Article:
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"sandy matsumoto" Discussed on BrainStuff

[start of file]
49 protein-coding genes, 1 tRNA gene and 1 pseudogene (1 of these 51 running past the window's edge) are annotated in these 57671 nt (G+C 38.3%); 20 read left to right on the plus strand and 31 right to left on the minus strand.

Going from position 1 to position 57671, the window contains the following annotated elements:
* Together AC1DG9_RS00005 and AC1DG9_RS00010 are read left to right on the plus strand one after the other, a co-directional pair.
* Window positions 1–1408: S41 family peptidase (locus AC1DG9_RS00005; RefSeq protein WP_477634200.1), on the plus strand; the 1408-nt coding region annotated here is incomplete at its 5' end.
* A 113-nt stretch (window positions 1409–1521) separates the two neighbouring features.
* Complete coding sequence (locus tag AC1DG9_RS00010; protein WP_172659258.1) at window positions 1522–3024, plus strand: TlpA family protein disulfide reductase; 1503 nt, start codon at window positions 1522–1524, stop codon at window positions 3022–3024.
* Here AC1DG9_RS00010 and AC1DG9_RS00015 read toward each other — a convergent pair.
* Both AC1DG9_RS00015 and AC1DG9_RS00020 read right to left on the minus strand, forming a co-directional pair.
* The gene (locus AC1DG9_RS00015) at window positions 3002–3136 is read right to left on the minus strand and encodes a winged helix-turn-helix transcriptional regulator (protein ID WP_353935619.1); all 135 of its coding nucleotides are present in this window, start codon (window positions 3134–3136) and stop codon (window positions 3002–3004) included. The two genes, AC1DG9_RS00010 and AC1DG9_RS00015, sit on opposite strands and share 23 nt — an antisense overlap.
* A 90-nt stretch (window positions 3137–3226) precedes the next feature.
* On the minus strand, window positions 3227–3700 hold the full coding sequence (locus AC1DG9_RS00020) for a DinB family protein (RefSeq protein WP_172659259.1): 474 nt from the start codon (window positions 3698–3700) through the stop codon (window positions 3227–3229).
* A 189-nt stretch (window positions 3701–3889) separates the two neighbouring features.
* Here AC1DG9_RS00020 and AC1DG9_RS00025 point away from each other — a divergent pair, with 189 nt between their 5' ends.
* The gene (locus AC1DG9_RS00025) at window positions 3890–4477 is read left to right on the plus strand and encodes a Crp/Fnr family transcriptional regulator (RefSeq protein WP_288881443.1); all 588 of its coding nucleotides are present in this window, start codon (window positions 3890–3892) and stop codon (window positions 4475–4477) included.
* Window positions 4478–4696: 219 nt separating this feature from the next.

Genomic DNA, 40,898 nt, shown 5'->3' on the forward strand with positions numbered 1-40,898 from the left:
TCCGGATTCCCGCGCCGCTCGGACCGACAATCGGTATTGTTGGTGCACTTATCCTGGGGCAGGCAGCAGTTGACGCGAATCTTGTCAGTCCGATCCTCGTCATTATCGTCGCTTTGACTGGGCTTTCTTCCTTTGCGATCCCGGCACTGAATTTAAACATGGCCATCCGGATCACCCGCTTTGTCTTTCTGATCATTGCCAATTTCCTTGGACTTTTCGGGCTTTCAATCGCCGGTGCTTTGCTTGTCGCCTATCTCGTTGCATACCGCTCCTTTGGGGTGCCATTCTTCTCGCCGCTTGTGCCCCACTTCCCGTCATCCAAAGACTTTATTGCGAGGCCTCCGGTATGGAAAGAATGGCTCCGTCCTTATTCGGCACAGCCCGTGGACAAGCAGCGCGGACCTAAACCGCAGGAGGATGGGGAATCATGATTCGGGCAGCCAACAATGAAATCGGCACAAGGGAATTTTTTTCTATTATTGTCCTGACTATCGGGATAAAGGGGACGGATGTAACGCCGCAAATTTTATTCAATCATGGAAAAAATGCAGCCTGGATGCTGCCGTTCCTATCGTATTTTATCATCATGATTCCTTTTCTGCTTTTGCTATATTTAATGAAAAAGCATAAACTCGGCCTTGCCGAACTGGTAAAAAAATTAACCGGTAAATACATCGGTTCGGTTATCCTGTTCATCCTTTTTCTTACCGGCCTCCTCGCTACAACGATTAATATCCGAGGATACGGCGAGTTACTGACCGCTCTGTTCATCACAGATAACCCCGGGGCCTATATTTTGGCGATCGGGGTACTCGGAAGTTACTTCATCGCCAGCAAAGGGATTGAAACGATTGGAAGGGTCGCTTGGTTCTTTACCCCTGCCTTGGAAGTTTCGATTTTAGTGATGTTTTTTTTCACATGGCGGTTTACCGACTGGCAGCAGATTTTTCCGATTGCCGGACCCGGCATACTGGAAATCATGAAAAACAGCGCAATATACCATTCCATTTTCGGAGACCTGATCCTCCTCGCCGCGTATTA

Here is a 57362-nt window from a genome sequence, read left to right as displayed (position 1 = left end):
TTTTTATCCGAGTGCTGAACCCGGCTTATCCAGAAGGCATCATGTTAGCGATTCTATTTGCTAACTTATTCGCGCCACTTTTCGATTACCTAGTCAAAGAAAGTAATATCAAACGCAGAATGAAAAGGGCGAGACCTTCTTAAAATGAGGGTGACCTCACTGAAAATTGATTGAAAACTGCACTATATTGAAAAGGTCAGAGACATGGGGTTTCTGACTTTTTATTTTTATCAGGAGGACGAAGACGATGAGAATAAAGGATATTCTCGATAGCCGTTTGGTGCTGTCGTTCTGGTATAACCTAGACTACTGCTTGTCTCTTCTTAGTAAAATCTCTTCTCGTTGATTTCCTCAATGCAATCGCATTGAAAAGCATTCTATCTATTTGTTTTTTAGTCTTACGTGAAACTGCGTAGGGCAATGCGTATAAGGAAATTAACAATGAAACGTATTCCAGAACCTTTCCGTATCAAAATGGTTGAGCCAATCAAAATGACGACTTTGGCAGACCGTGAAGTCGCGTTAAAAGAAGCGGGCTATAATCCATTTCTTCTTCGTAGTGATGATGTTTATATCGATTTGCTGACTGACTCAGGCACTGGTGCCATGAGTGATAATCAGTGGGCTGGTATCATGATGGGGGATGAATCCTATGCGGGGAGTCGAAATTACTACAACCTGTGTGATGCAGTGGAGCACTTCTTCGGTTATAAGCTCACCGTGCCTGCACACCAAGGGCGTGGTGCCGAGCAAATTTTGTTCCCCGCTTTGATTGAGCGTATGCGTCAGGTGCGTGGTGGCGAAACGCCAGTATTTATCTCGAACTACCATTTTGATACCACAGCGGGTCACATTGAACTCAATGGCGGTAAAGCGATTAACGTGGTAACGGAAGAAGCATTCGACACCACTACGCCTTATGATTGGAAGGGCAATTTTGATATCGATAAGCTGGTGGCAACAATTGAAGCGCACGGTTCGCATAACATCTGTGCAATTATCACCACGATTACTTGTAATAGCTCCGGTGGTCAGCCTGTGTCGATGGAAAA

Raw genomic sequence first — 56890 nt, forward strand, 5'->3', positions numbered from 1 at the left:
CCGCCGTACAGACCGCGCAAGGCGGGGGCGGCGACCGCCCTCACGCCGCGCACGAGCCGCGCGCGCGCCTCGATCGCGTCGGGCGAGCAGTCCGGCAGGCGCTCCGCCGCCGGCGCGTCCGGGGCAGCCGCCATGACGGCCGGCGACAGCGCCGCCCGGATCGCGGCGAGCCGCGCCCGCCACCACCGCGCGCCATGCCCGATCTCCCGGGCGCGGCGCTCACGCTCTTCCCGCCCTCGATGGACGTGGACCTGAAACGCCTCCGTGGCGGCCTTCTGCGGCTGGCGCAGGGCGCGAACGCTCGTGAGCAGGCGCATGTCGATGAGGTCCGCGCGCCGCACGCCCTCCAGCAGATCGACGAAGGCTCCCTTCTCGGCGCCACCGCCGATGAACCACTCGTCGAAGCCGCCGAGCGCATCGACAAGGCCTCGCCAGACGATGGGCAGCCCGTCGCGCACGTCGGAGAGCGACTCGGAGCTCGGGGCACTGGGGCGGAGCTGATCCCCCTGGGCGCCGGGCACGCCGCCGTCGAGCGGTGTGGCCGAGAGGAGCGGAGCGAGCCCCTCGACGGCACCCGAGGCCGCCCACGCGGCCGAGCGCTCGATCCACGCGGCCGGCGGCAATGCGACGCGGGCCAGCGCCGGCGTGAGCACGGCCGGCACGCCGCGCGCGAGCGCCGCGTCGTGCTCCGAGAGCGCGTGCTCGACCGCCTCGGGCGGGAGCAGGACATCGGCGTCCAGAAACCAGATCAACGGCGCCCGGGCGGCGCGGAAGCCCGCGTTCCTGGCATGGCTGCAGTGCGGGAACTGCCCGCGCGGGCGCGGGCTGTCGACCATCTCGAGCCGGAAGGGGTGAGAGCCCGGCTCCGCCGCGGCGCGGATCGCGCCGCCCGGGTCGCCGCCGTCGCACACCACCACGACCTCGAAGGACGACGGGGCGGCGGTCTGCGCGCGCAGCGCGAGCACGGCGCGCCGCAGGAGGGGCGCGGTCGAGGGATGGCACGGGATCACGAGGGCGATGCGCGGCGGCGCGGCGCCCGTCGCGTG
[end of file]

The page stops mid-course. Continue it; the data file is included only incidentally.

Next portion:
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And now it's even seeping into a college. In California's Sacramento valley, farmers are temporarily leasing, flooded rice paddies to the nature conservancy, so the migratory shorebirds have a place to stop and feed while traveling the Pacific flyway, which is the major north south route that extends from Alaska to Patagonia. In the program, dubbed bird returns has been in development by the nature conservancy since 2014 and is helping conservationists deal with these short term needs of migrating birds. And because of urbanization, agriculture and climate change, the migrating birds have less access to wilderness to mate, feed, nest and rear their young. At the same time, the project gives farmers the opportunity to support conservation efforts. And maybe earn a little extra money without negatively impacting crop production. During February and March of 2014, the pilot season for the program, just 2% of Sacramento valleys, some 500,000 acres of rice fields. That's around 200,000 hectares, were turned into shallow water for shorebird habitat. Event season, the pop up wetlands supported more than a 180,000 birds, representing 57 different species. On average, the researchers found three times more bird diversity and 5 times greater density on rice paddies that participated in the program compared to unenrolled fields. Migrating animals like shorebirds are in jeopardy, as their ranges cover vast swathes of land. A study published in the journal science in 2015 reported that just 9% of over 1400 migratory bird species had access to protected areas for all the stages of their annual cycle. In California in particular, 90% of original wetland habitat has been lost to agriculture and urban development. Since the nature conservancy was founded in 1951, it's worked conserve habitat by working with landowners to purchase land or permanently limit the use of their land in order to maintain its wildness. Each agreement is worked out individually, a process that's expensive and can take months or years to develop. For the article this episode is based on, how stuff works spoke with Mark Reynolds, PhD, the lead scientist for the nature conservancies, California, migratory bird program. He explained that he and his colleagues, including sandy matsumoto, the team's project manager, and Eric holstein, the team's economist, thought that the demand for purchasing migrating bird habitat could bar exceed their resources. Quote, we were looking at our habitat needs and thinking, how do we buy our way to success? Sandy said, do we need to buy land for the whole year? It looks like the animals need it part of the time. Eric, with his background in economics, said we could do a reverse auction. I said a reverse what? A reverse auction overturns the conventional role of buyer and seller. Instead of buyers competing to outbid each other to obtain a good or service, a seller's compete to offer their goods or services to one buyer at a competitive price. And the sellers, in this case, are the owners of rice fields, which are typically farmed in California from April through August or May through October. During the growing seasons, the fields are normally flooded, but they're also flooded during the off seasons to decompose the rice double after harvest. A Reynolds and his colleagues saw an opportunity to work with the farmers to provide temporary wetland habitat for shorebirds passing through. So in early 2014, the nature conservancy issued an invitation to rice farmers to submit bids that itemized their costs to flood fields for four, 6 or 8 weeks at a time, beginning in February of that same year. The farmers set their own prices, and the nature conservancy was able to select the highest quality habitat for the lowest total cost. They repeated the process in the fall of 2014, and every year since then, a house stuff works also spoke with John Brennan, a partner at Brennan jewett and associates. A firm that manages rice sales for the Robin's rice company. He explained that the farmers are very receptive to this concept. Quote, to the extent that they can get their costs covered to do it, they're even more receptive because they see it as a, something that they're excited about and a way to make an environmental difference, and be something that really helps secure the longevity of the rice industry in California. To figure out where and when, shorebirds most needed wetland habitat for their migrations, Reynolds and his colleagues worked with experts at Cornell University's lab of ornithology, which collects information about birds through its citizen science project, E bird. And this online checklist allows bird enthusiasts across the country to tabulate the kinds of birds they see when they see them how many and where. Using data from E bird and grant money from NASA, the Cornell team built high powered computer models that predicted at weekly intervals, the presence and abundance of birds at different locations. From these models, Reynolds and his colleagues created maps to visualize and prioritize where and when habitat was needed most. But once they knew the locations, they requested bids from the local rice farmers. They adjust the program based on weather conditions during times of drought, the nature conservancy would pay more, and during times of excessive rain, it would pay less. When they extrapolated the potential costs for the project out, and they found the highest possible cost per year based on the average bid, was $1.4 million. But that's significantly higher than what the nature conservancy actually paid. Meanwhile, the estimated cost to restore rice fields to wetland habitats equal to that land area. Would cost around $25 million and maintenance fees would come in at about a $100,000 a year.